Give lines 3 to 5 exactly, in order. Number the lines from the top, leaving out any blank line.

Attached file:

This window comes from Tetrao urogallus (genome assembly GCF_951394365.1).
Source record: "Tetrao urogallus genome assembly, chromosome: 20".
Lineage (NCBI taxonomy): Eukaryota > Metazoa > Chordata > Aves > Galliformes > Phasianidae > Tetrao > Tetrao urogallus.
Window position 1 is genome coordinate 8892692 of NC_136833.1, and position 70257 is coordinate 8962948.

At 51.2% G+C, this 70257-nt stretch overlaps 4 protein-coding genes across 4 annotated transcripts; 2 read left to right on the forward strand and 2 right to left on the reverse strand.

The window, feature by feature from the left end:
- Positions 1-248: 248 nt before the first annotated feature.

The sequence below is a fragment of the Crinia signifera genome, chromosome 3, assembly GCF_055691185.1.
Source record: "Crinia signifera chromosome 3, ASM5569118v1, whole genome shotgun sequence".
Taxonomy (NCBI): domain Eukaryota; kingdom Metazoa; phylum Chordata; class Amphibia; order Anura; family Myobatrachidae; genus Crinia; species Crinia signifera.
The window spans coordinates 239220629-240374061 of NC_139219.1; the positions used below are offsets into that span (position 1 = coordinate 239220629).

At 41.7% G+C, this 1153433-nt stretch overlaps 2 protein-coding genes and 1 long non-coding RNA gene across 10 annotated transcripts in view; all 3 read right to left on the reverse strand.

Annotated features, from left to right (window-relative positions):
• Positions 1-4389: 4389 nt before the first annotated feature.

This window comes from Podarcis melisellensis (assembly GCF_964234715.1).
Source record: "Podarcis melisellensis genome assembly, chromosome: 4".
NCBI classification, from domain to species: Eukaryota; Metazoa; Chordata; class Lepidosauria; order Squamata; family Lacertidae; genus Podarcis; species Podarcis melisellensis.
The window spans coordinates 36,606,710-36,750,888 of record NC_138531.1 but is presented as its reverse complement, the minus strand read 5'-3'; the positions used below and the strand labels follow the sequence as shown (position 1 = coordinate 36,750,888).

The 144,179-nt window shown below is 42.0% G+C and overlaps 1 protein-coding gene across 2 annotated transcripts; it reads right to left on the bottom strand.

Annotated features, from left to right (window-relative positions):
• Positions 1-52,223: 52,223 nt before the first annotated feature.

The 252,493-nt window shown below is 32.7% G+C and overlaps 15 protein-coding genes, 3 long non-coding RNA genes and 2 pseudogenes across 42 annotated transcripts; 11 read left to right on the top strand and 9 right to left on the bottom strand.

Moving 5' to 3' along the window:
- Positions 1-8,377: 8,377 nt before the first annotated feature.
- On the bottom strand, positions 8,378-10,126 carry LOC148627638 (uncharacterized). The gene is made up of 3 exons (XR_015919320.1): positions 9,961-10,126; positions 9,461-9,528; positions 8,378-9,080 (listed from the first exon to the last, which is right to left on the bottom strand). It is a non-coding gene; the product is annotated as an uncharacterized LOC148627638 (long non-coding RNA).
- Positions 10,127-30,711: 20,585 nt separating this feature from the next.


Lineage (NCBI taxonomy): Eukaryota > Metazoa > Chordata > Aves > Galliformes > Phasianidae > Tetrao > Tetrao urogallus.
Window position 1 is genome coordinate 8892692 of NC_136833.1, and position 70257 is coordinate 8962948.

At 51.2% G+C, this 70257-nt stretch overlaps 4 protein-coding genes across 4 annotated transcripts; 2 read left to right on the forward strand and 2 right to left on the reverse strand.